Mrs Smith.


An ordinary woman. An extraordinary woman.

Miss Hilda Craven was born in 1892 and lived to the age of 102. She was ruled over by seven different British monarchs, and lived through two world wars. She saw the first step into space, the development of electricity, atomic power and the digital age. While the world was turning on it’s head and changing beyond recognition Hilda stayed the same.

She left school at the age of 13 with one qualification – needlework – but began working immediately as a ‘day girl’ for the local butcher. She worked six and a half days out of seven, helping in the house and looking after the children, and was paid 1/6d a week. Her Sunday half-day was taken up with going to chapel. She worked for families in Yorkshire, Derbyshire and Henley-on-Thames, and from domestic work progressed to helping out with book-keeping. When her foster mother became ill, Hilda returned to Navenby to look after her, living in her single-skin brickwork cottage. In 1922 Hilda bought the cottage for £75 plus legal fees of £3.7s.6d. She then promptly sold the cottage to her employer, Mr. Tom Smith, turning a profit of £20. It’s thought that Hilda wanted to raise money towards the cost of Navenby’s new Methodist Church. She continued to live in the cottage, renting it, until she could buy it back – which she did in 1937 – paying £95!

Hilda found the secret to a happy life. She enjoyed her home and the way she lived, and wanted to preserve it. She seemed to feel she had enough, and didn’t need more. Step ladders – steep and creaking – still lead to the two tiny bedrooms under the eves. Hilda climbed ‘the wooden hill’ every day – even at the age of 102. She did not resist change, she was simply loathe to change things for the sake of it. When electricity reached Navenby in 1936, she had it installed in the cottage – a single overhead light and two switches – but she was probably the last person in the village to have her outside privy emptied by the ‘toilet cart’ although water had been laid to a tap in the garden in 1961. In 1966, the cottage was condemned by the local council as ‘unfit for human habitation’. Hilda was offered a new council bungalow, but asked to stay in her own cottage, which she said was very comfortable. The council agreed but insisted on repairs. Even so, it was not until 1978 that an inside toilet was installed and 1979 when the inside (cold water) tap appeared. (But there was still no sink). Hilda maintained that the new toilet was always draughty and said she preferred the old toilet in the yard! Hot water was never installed – water was heated and cooking done on the range. A friend who delivered Meals on Wheels in the village suggested this might be useful for Hilda and would save her having to cook twice a week but Hilda said she couldn’t possibly do that – she had the fire going all day, and it would be a waste not to cook on it.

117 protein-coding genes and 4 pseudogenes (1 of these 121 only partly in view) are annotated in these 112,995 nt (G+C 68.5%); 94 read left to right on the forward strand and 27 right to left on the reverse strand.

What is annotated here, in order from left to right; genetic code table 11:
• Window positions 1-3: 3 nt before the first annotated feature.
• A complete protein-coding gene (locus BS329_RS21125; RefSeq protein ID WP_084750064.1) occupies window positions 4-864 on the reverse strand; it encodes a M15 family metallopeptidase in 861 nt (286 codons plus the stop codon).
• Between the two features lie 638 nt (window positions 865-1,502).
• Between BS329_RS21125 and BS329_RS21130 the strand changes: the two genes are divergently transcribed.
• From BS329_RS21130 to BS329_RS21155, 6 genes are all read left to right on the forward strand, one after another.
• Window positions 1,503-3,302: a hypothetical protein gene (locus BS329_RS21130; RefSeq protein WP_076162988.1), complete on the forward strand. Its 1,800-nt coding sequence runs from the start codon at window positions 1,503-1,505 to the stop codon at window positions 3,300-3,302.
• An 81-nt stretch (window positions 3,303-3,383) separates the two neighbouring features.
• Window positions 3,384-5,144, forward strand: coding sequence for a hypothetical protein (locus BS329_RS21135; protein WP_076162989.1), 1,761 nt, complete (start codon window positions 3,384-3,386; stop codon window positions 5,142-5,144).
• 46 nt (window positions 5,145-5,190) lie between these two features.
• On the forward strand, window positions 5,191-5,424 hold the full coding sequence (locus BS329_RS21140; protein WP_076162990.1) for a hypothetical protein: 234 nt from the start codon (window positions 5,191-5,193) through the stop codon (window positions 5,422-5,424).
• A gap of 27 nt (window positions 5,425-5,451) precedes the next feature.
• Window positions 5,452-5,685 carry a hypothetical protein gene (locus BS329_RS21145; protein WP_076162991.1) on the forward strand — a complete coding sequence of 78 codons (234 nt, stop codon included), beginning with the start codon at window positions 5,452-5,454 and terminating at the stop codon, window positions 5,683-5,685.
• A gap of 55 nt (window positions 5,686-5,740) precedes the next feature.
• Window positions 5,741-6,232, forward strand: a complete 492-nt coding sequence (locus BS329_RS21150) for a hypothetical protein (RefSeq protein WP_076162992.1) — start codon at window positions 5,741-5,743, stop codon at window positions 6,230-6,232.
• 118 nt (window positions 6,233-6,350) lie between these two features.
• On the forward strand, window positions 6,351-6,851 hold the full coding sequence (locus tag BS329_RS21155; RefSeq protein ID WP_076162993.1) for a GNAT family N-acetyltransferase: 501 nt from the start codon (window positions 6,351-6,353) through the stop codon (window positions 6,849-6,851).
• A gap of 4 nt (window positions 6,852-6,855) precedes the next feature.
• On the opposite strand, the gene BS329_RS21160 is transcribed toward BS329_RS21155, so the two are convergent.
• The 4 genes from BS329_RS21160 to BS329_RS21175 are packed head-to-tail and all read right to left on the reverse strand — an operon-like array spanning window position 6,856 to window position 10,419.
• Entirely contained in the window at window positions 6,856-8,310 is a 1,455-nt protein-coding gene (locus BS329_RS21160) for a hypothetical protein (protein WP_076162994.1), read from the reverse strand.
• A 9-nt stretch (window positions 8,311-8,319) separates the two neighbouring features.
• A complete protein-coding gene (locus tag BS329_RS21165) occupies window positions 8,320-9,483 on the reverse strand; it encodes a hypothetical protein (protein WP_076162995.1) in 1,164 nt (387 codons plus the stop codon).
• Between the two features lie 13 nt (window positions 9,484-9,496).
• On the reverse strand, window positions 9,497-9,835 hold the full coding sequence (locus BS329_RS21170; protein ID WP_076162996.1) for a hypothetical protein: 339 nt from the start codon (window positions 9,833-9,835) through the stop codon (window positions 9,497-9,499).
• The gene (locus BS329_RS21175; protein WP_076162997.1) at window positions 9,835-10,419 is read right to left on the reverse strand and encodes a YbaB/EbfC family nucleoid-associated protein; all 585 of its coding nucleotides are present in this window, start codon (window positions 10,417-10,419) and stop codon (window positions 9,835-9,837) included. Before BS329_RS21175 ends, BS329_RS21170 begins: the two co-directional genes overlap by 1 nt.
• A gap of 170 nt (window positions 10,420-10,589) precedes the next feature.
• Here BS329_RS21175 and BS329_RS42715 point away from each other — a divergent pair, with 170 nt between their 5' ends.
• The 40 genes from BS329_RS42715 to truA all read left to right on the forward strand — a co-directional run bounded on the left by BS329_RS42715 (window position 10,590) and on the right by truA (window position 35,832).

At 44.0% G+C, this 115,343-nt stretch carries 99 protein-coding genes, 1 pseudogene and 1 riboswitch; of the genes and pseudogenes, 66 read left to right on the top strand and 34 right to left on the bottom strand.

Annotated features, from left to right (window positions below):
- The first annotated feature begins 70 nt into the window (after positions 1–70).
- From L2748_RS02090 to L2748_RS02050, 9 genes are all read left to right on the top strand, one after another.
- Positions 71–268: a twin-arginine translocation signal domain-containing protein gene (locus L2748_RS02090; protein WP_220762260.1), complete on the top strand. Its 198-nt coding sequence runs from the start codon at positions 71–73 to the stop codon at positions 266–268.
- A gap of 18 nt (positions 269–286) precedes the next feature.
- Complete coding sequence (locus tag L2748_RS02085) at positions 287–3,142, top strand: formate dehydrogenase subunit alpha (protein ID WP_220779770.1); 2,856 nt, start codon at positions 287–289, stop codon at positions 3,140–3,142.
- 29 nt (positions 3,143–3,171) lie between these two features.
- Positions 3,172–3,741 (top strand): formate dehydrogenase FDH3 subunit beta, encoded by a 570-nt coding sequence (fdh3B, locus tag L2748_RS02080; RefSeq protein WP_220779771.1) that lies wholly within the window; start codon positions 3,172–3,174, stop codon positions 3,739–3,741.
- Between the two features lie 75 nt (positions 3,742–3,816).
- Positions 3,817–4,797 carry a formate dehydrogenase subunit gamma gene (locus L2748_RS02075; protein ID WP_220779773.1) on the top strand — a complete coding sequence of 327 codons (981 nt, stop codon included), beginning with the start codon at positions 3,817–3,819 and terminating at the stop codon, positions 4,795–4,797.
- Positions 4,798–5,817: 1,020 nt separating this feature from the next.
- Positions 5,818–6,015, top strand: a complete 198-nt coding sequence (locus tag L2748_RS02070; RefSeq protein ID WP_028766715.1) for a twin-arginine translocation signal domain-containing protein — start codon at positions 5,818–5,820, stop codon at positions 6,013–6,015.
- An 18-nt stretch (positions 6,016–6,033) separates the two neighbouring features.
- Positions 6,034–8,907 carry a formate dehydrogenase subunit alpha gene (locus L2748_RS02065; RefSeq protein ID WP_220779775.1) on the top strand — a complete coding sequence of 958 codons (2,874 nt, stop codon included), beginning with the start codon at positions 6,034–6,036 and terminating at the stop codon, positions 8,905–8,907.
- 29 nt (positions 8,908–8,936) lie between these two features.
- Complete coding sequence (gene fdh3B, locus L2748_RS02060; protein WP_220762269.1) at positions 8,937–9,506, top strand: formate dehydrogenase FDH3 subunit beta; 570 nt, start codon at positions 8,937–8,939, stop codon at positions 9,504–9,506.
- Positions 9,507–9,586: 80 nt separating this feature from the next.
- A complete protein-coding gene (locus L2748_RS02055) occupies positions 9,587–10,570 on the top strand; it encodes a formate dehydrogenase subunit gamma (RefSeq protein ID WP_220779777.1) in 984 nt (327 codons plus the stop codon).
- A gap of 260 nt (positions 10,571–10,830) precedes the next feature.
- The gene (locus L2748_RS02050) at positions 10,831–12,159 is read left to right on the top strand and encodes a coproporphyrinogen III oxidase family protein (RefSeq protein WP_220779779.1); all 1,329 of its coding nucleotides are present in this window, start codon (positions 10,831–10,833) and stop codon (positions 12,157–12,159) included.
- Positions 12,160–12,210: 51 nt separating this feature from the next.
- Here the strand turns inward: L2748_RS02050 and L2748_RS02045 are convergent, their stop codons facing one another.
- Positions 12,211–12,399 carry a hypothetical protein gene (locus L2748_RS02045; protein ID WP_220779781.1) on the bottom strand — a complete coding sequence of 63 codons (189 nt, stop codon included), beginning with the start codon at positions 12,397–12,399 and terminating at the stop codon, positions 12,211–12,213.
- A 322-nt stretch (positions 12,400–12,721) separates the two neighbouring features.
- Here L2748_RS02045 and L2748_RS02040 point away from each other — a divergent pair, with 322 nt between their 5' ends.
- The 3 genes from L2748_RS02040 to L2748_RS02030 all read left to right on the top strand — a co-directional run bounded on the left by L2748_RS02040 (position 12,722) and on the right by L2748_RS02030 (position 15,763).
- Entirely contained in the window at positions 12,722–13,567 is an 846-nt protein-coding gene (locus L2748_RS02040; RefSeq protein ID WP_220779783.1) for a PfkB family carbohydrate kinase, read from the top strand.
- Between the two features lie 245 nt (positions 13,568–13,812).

Hilda married Joe, a Methodist lay preacher when she was 64. Joe was 73. They were together for four years before Joe fell ill and died. Hildia contined to live in the cottage alone, but she wasn’t lonely. She was fully involved in village life, loved gardening, knitting and sewing and was a great letter-writer. She had penfriends all over the world. She loved children and kept sweets and chocolate for them for when they visited.

Today, Hilda’s cottage not only survives, it thrives. Hilda would surely be so pleased. Her rocking chair and shawl remain in her favourite place by the range, her pots and pans fill the pantry shelves, and her photos and pictures help to tell the story of her very ordinary, but oh, so extraordinary, life. The modern world is so very, very different. The cottage offers a glimpse of an age long gone, and perhaps a reminder of what’s really important in life.

Practical Stuff.

Mrs Smith’s Cottage. 3, East Road, Navenby. Lincoln LN5 0EP.

Currently closed for restoration. Expected to reopen end of 2019.

14 thoughts on “Mrs Smith.

  1. Wonderful story, thanks for sharing! Nice to know about a lady who lived almost in the entire 20th century and witnessed the most significant changes in the world history.


  2. What a remarkable woman.. her story could make a great novel! I love her determination and her independent spirit, and it’s wonderful that this cottage was preserved thanks to her.


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